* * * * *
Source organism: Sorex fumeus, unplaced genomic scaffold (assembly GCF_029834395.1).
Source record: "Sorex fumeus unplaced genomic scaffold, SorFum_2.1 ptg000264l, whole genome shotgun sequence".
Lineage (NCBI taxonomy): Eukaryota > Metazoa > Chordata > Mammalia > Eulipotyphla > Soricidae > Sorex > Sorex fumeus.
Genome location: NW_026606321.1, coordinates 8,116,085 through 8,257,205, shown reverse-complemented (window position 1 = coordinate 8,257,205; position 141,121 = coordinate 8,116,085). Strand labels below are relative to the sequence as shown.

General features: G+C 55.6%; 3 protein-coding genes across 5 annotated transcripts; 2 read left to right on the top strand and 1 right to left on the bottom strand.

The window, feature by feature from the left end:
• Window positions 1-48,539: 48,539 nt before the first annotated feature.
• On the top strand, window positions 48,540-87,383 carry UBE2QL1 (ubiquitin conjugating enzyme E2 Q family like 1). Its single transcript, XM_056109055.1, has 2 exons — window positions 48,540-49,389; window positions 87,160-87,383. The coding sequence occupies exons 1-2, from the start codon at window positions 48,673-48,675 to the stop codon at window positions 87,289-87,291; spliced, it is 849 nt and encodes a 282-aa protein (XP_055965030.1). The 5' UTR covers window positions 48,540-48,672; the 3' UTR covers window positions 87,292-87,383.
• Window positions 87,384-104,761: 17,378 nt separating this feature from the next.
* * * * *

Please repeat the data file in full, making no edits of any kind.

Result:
Source organism: Sorex fumeus, unplaced genomic scaffold (assembly GCF_029834395.1).
Source record: "Sorex fumeus unplaced genomic scaffold, SorFum_2.1 ptg000264l, whole genome shotgun sequence".
Lineage (NCBI taxonomy): Eukaryota > Metazoa > Chordata > Mammalia > Eulipotyphla > Soricidae > Sorex > Sorex fumeus.
Genome location: NW_026606321.1, coordinates 8,116,085 through 8,257,205, shown reverse-complemented (window position 1 = coordinate 8,257,205; position 141,121 = coordinate 8,116,085). Strand labels below are relative to the sequence as shown.

General features: G+C 55.6%; 3 protein-coding genes across 5 annotated transcripts; 2 read left to right on the top strand and 1 right to left on the bottom strand.

The window, feature by feature from the left end:
• Window positions 1-48,539: 48,539 nt before the first annotated feature.
• On the top strand, window positions 48,540-87,383 carry UBE2QL1 (ubiquitin conjugating enzyme E2 Q family like 1). Its single transcript, XM_056109055.1, has 2 exons — window positions 48,540-49,389; window positions 87,160-87,383. The coding sequence occupies exons 1-2, from the start codon at window positions 48,673-48,675 to the stop codon at window positions 87,289-87,291; spliced, it is 849 nt and encodes a 282-aa protein (XP_055965030.1). The 5' UTR covers window positions 48,540-48,672; the 3' UTR covers window positions 87,292-87,383.
• Window positions 87,384-104,761: 17,378 nt separating this feature from the next.